When information is brushed against information… the results are startling and effective. The perennial quest for involvement, fill-in, takes many forms.

The book is divided into several sections, each exploring a different facet of how “electric media” are changing everyday life, from self to family to education to government.

your family

The family circle has widened. The worldpool of information fathered by electric media — movies, Telstar, flight — far surpasses any possible influence mom and dad can now bring to bear. Character no longer is shaped by only two earnest, fumbling experts. Now all the world’s a sage.

McLuhan explores the big-picture significance of worldwide connectivity, best articulated in his concept of the global village, presages today’s discussions about the death of books by a half-century, and blends information theory and existential philosophy with such poetic grace it’s hard not to surrender to his words with full transcendence.

The stars are so big,

The Earth is so small,

Stay as you are.

Perhaps most notably, reading McLuhan’s observations from 1967 feels eerily like reading the latest intellectual debate on media theory today, bespeaking our culture’s chronic and patterned conditioned response to new technology: resistance, subversion and, eventually, surrender.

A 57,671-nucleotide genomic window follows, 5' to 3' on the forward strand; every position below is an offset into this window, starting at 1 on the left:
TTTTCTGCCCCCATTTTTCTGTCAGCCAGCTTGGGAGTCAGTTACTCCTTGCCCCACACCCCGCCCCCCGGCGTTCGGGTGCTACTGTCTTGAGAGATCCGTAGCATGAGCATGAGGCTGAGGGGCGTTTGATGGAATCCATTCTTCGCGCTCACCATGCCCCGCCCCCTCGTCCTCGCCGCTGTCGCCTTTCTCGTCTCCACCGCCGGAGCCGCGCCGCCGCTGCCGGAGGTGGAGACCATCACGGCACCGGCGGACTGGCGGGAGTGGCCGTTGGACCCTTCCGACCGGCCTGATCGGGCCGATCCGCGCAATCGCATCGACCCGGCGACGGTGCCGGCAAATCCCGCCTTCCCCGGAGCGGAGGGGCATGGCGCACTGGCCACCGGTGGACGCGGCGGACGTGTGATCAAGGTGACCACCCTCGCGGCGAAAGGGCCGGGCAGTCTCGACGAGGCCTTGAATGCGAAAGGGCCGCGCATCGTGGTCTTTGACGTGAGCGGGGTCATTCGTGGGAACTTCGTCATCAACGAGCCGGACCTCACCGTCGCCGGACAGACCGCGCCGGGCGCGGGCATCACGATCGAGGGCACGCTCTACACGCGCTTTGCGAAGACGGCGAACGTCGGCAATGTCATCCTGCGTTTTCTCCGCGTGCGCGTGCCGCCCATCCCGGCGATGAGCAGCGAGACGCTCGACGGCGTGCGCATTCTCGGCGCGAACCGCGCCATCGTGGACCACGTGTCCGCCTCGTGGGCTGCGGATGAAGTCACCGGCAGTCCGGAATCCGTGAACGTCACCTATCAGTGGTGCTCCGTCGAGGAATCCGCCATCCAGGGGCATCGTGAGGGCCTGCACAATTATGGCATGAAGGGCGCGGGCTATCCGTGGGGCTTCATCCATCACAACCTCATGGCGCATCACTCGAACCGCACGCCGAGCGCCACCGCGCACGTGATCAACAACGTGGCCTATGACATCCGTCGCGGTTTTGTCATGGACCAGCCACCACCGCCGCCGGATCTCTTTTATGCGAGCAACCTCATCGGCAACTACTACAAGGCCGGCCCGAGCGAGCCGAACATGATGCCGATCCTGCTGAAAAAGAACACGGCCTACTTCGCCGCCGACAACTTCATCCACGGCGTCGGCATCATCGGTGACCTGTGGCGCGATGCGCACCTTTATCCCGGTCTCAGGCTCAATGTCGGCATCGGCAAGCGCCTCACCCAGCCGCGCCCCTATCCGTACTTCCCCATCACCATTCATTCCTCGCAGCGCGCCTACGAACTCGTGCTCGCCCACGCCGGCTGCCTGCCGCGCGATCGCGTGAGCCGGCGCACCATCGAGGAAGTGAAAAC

These are difficult times because we are witnessing a clash of cataclysmic proportions between two great technologies. We approach the new with the psychological conditioning and sensory responses to the old. This clash naturally occurs in transitional periods. In late medieval art, for in stance, we saw the fear of the new print technology expressed in the theme The Dance of Death. Today, similar fears are expressed in the Theater of the Absurd. Both represent a common failure: the attempt to do a job demanded by the new environment with the tools of the old.

The Medium is the Massage is a pocket-sized cultural treasure, the kind you’d want to share with all your friends and keep by your side at all times as a timeless lens on the evolution of contemporary culture.

via @kirstinbutler